Theater Review: TOO HEAVY FOR YOUR POCKET (TimeLine Theatre)

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by Lawrence Bommer on May 2, 2019

in Theater-Chicago


The price of progress is no abstraction, not during the fully-freighted 160 minutes of Jiréh Breon Holder’s civil rights drama Too Heavy for Your Pocket. A TimeLine Theatre time capsule thrillingly staged by Ron OJ Parson, this blast from the past goes beyond yesterday’s infamous clash of activists against fire hoses to examine the internal resistance that also marred these moments.

Not everyone was ready to sacrifice for an uncertain victory, to go beyond integrating lunch counters to open defiance of cracker sheriffs and their attack dogs.

No question, this Chicago premiere celebrates the courage of 1961’s Freedom Riders, protesters who marched and took buses to defy Jim Crow racism and to make the Constitution matter for all. But Holder’s taut two acts also calibrate the cost of assuming, as the play’s reluctant champion proclaims, “full responsibility” for unconditional equality. (The “keep your eyes on the prize” title refers to a stone symbolizing the congealed courage that only a group can carry for a cause.)

Holder anchors this ambivalence in two Nashville couples: Caught on the cutting edge of history and weighing the risk of change against the certainties of a college education, they wonder if Martin Luther King’s Gandhi-like nonviolence can work. What, they ponder, will best serve the babies they’re beginning — a solid job or a criminal record from arrests for civil disobedience?

Bowzie Brandon (Jalen Gilbert) embodies this dilemma: About to enter Fisk University, he finds himself challenged by campus radicals to set his scholarship aside and to demonstrate in Jackson, Mississippi against the entrenched bigotry of white supremacy. Newly pregnant, his wife Evelyn (Ayanna Bria Bakari) considers Bowzie’s crusade another abandonment — what her dad did to her mom. Evelyn has turned hard with a hate that, unlike her husband, she can’t discharge through action. It poisons her into pessimism. She sees desertion where Bowzie means commitment to a cause beyond a marriage or a family.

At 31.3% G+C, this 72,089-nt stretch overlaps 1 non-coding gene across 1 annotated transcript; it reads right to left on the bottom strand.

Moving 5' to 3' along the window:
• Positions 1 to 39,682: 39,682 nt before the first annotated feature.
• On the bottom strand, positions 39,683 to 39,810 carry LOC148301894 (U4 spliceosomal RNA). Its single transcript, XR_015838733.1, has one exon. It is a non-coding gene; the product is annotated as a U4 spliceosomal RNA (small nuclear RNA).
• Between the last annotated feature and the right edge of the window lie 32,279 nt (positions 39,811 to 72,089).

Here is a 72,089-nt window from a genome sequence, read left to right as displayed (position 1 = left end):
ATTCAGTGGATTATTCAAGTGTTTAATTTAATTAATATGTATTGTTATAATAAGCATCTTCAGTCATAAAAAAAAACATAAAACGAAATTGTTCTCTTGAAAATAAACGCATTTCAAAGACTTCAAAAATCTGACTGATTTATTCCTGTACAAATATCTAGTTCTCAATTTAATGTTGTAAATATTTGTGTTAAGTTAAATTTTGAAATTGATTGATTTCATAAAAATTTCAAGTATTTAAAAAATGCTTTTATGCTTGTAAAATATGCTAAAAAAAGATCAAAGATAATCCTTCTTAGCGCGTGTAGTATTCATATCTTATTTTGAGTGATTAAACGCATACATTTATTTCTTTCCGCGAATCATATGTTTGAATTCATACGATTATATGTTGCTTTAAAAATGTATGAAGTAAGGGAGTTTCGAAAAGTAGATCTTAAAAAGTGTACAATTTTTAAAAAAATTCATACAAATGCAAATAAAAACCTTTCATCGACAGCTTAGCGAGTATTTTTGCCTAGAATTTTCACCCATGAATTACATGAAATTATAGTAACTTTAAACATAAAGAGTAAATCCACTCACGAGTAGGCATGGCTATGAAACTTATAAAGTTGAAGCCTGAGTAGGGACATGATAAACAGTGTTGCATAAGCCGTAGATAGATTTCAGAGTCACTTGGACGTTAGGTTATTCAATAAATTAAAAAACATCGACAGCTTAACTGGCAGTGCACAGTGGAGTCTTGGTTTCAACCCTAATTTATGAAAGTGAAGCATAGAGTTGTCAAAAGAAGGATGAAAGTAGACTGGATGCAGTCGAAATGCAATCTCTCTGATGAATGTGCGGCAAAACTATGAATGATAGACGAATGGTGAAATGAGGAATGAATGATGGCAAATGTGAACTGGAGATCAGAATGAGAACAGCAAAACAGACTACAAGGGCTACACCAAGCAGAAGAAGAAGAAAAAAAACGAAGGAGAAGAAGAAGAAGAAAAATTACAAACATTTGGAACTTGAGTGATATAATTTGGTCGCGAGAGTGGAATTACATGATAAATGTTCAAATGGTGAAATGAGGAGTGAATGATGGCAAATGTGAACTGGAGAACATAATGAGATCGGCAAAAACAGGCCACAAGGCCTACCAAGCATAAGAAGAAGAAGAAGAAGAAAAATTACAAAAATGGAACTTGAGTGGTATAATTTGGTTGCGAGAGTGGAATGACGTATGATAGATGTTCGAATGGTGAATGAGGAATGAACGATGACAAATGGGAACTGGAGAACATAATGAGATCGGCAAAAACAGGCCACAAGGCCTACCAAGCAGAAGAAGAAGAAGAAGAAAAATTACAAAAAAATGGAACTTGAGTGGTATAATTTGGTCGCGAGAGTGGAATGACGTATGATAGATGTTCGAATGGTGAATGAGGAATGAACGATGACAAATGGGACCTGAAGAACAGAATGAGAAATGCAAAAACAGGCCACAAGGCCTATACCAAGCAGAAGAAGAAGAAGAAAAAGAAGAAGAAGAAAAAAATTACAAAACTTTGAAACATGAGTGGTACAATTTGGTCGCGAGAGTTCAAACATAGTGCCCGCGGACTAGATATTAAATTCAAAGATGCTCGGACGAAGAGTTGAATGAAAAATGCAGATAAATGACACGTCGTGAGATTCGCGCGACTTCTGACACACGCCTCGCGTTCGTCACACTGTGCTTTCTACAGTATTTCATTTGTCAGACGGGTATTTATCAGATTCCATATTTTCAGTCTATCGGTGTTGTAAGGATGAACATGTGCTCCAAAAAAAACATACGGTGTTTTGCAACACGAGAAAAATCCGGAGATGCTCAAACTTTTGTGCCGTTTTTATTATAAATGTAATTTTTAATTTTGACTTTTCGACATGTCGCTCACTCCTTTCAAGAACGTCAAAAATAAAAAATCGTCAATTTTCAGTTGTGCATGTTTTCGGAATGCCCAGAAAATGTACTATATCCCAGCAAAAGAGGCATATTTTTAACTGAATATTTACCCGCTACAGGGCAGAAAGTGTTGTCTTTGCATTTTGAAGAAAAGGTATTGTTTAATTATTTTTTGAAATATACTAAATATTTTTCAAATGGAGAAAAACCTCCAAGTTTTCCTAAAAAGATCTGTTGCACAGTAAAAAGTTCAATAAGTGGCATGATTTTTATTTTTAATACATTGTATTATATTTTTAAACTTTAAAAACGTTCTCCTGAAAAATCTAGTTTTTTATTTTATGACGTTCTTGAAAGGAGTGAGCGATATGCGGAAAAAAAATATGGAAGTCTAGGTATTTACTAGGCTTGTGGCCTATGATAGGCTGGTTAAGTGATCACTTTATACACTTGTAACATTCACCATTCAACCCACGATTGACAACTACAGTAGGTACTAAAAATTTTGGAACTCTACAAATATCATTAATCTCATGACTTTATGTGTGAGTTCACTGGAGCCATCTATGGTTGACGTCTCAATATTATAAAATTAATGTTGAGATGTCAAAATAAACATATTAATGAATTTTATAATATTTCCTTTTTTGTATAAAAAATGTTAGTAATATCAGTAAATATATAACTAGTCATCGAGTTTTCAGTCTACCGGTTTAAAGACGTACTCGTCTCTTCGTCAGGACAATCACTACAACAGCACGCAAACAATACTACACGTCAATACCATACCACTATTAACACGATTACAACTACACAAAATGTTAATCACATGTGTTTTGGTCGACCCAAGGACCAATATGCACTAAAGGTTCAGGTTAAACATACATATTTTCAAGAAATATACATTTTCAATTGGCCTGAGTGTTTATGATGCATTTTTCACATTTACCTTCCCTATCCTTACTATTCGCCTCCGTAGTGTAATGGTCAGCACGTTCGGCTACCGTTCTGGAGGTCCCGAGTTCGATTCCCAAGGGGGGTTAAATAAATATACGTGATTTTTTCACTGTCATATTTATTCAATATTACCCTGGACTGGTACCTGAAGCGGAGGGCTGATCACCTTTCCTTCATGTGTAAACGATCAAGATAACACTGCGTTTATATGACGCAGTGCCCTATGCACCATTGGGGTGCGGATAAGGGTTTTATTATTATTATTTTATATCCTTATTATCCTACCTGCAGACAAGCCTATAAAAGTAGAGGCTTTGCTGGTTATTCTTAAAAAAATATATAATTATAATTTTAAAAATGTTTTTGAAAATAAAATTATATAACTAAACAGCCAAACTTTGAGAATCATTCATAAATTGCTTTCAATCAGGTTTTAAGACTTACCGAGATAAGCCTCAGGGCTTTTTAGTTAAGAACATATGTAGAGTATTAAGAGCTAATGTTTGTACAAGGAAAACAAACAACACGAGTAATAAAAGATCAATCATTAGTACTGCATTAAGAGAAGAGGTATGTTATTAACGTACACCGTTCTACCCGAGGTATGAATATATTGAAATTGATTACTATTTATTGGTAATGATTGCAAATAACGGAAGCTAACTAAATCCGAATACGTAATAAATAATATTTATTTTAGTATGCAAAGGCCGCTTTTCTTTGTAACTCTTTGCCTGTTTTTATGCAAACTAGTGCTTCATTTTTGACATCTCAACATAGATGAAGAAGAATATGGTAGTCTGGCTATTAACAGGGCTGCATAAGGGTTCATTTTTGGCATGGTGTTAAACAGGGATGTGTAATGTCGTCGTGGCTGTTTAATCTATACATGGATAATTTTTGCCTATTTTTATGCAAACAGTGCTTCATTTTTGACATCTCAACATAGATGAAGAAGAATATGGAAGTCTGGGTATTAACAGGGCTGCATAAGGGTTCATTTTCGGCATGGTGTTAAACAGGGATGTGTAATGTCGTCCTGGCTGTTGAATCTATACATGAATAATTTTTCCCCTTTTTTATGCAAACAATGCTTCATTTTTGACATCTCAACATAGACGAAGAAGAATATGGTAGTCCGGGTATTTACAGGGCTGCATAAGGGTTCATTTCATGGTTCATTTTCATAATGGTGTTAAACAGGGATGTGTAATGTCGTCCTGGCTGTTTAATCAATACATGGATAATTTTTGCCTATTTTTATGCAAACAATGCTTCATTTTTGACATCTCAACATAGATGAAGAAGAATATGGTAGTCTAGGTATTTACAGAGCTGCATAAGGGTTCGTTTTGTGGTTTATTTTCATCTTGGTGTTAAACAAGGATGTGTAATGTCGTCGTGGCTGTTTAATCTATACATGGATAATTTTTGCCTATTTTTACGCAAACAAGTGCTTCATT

Their best friends represent the other responses to a crossroads crisis. Religious but not paralyzed by her piety, Sally-Mae Carter (Jennifer Latimore) is sympathetic to Bowzie’s motivation to march. Among other inequities, she’s enraged at not finding public restrooms for “colored” folks on Church Street and having to improvise her own outhouse. Pragmatic and settled into stuff, her horndog husband Tony (Cage Sebastian Pierre) opts out of agitation. He’d rather run the perils of infidelity than, like Bowzie, freeze in a filthy lockup, eaten up by insects.

Holder contrasts the shaken domesticity of Sally-Mae, Evelyn and Tony with the letters that Bowzie writes to the more receptive Sally-Mae when Evelyn won’t take his calls from jail. Too Heavy for Your Pocket has an open ending: As Bowzie seeks bail, its story remains unresolved: The four characters, pinpointed by lighting designer Maggie Fullilove-Nugent, stare off into the future.

It’s obvious who they’re looking at.

What’s equally undeniable is the riveting young quartet who make a play that’s way too long (generous in its exposition would be a kinder explanation) manage to matter. Gilbert’s Bowzie is no pioneering saint from Tennessee: His rage against wrongs comes from the inside out and his convictions cost. Fighting for her own freedom, Bakari’s Evelyn hurts to see: Her willful misunderstanding of her husband’s “martyrdom” is a violation in itself. Latimore brings a delicate evangelical grace to sweet-souled Sally-Mae and Pierre a pointless toughness to his complex Tony.

On this stage America’s once-and-future struggle from 58 years ago gets a promissory note. Tragically, the “civil wrongs” of 2019 must be confronted, déjà vu at its worst.

In a play where silences signal so much, one captivating trope is the need to sit still and breathe hard, whether you’re on the margins or at these epicenters. In its ultimate appraisal, progress is always personal. This play reinvents change at its core — and values as they’re forged in choices good and bad.

photos by Lara Goetsch

Too Heavy for Your Pocket
TimeLine Theatre, 615 W. Wellington Ave.
Wed & Thurs at 7:30; Fri at 8; Sat at 4 & 8;
Sun at 2; Tues at 7:30 (June 25)
ends on June 29, 2019
for tickets, 773.281.8463 x 6 or TimeLine

for more shows, visit Theatre in Chicago

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